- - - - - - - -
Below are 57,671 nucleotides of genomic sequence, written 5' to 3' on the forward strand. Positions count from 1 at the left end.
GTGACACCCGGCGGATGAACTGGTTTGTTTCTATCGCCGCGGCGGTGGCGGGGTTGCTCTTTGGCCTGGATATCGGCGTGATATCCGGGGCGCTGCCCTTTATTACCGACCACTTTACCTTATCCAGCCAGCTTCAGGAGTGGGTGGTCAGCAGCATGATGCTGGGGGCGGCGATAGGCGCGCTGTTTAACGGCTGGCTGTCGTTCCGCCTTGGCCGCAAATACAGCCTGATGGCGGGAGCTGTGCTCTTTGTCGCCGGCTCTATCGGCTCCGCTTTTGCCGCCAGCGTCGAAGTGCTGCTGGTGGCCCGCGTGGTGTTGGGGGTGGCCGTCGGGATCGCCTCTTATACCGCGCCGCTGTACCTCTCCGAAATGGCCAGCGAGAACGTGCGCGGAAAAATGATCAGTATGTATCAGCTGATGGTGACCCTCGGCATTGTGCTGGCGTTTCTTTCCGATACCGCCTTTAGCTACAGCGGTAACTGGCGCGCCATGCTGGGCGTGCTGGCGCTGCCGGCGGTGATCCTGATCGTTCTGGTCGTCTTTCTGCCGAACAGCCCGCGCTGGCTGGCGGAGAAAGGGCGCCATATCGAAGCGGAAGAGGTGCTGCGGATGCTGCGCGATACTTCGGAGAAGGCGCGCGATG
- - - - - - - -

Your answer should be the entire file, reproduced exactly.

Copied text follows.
Below are 57,671 nucleotides of genomic sequence, written 5' to 3' on the forward strand. Positions count from 1 at the left end.
GTGACACCCGGCGGATGAACTGGTTTGTTTCTATCGCCGCGGCGGTGGCGGGGTTGCTCTTTGGCCTGGATATCGGCGTGATATCCGGGGCGCTGCCCTTTATTACCGACCACTTTACCTTATCCAGCCAGCTTCAGGAGTGGGTGGTCAGCAGCATGATGCTGGGGGCGGCGATAGGCGCGCTGTTTAACGGCTGGCTGTCGTTCCGCCTTGGCCGCAAATACAGCCTGATGGCGGGAGCTGTGCTCTTTGTCGCCGGCTCTATCGGCTCCGCTTTTGCCGCCAGCGTCGAAGTGCTGCTGGTGGCCCGCGTGGTGTTGGGGGTGGCCGTCGGGATCGCCTCTTATACCGCGCCGCTGTACCTCTCCGAAATGGCCAGCGAGAACGTGCGCGGAAAAATGATCAGTATGTATCAGCTGATGGTGACCCTCGGCATTGTGCTGGCGTTTCTTTCCGATACCGCCTTTAGCTACAGCGGTAACTGGCGCGCCATGCTGGGCGTGCTGGCGCTGCCGGCGGTGATCCTGATCGTTCTGGTCGTCTTTCTGCCGAACAGCCCGCGCTGGCTGGCGGAGAAAGGGCGCCATATCGAAGCGGAAGAGGTGCTGCGGATGCTGCGCGATACTTCGGAGAAGGCGCGCGATG